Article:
This Is Martha's Bleach-Free Trick for Getting Your Whites That Much Brighter

So long as you're using ultra-hot water, you can skip the chemicals, she explains.

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Before you followed Martha on Instagram, you looked forward to learning from her on the air—and you still can. The Best of the Martha Show takes you right back into our founder's studio to rediscover her most timeless homekeeping tips and Good Things, galore.

Soy sauce, red wine, and vinaigrettes: All are enemies to your white button-down shirts. And while these culprits may leave stains in their wakes, regular wear-and-tear, especially when it comes to white linens or towels, often leaves these everyday items dull or dingy. Naturally, Martha has a solution for both situations—one she shared on the air years ago. In the above clip, our founder explains to viewers how she restores her favorite colorless items (like the Brooks Brother's top which she used as an example in the segment) back to their original brightness.

The first step? Check each garment's laundering instructions. While it's important to mind the label, know that you absolutely can wash certain white "dry-clean-only" items at home, so long as the fabrics are 98- to 100-percent cotton, Martha says. Next, separate the whites; they should never be washed with colorful clothing, she adds, which can result in dye transfer. Then, sort them into piles—one for your washing machine and the other for hand washing. For the former, she recommends using water as hot as the fabric can stand when you're ready to do a load.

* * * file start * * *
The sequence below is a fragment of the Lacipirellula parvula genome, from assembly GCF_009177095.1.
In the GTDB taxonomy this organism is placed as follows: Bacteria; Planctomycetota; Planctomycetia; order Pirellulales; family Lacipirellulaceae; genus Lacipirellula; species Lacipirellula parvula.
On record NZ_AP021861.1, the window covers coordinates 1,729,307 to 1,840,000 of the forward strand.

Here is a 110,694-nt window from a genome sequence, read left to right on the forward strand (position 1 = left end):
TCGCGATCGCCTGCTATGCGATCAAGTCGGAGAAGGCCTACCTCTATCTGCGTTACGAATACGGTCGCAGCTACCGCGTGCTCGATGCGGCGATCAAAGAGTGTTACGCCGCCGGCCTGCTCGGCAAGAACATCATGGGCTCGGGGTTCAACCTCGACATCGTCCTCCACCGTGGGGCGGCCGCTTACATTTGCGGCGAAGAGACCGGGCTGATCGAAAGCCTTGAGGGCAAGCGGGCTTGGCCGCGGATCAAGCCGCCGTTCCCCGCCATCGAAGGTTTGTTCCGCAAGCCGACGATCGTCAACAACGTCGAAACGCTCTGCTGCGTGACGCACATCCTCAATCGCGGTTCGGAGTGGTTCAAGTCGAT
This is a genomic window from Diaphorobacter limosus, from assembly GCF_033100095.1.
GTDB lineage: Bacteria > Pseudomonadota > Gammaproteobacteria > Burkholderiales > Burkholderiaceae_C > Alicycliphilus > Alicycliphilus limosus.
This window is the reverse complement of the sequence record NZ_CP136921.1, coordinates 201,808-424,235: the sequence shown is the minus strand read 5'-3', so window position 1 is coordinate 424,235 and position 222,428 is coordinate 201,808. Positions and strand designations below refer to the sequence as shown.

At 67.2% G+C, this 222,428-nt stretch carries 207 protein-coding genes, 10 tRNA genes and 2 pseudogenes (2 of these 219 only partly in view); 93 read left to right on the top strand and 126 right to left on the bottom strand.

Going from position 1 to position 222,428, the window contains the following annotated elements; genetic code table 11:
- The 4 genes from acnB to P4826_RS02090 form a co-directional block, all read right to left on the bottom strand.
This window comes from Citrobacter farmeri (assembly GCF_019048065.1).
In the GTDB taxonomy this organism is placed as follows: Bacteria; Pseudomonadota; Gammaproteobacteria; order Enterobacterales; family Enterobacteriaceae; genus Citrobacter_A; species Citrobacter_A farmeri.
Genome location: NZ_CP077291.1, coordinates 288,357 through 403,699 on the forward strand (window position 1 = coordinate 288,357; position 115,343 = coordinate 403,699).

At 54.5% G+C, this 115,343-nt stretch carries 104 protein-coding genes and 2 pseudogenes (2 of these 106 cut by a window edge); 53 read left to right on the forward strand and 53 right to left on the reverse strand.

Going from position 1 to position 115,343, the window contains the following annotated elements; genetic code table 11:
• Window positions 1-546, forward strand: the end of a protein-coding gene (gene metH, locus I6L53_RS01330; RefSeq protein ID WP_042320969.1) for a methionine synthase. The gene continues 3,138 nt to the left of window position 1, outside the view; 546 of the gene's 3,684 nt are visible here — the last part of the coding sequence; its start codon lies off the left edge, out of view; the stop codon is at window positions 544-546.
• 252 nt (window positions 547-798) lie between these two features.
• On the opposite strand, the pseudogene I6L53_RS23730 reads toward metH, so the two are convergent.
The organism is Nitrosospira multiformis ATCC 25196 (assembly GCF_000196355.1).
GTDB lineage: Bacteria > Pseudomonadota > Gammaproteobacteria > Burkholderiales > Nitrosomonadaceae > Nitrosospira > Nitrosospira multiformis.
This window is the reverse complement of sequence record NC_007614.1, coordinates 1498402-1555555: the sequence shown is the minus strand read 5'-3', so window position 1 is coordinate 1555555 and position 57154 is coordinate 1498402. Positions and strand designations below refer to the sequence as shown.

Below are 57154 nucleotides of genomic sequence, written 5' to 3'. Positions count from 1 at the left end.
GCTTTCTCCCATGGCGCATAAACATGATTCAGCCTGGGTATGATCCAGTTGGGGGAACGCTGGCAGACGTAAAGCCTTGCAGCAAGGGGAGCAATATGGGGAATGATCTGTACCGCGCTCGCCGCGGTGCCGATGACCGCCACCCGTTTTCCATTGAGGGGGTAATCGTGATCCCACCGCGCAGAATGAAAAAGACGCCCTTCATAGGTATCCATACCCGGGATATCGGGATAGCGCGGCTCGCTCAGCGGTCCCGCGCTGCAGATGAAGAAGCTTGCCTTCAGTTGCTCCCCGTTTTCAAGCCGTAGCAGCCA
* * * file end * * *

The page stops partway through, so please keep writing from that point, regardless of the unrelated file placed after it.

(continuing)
According to Martha, you can even skip bleaching agents—the hot water will do the work. However, if you absolutely need to use bleach, take her advice and use oxygen-based formulas, instead of chlorine iterations (these can weaken the fabric). Be sure to apply the bleach and the detergent simultaneously for the best results. For stubborn stains, like those soy sauces, red wines, and vinaigrettes our founder mentioned at the top of her segment, use a pretreating solution on your fabrics before tossing them into the wash.

You can learn more about stain removal in her 2006 book, The Martha Stewart Homekeeping Handbook ($45,, which has a helpful chart that breaks down how to remove everything from red wine to ball point pen; it even outlines how to remove mustard marks, a notoriously difficult stain to get rid of (the secret is to use an eye dropper to flush the stain with vinegar before washing it with dish soap!). In fact, Martha suggests pairing the book—which is as relevant now as it was then—with any white clothing, towel, or bedding gift: It certainly will come in handy down the line.

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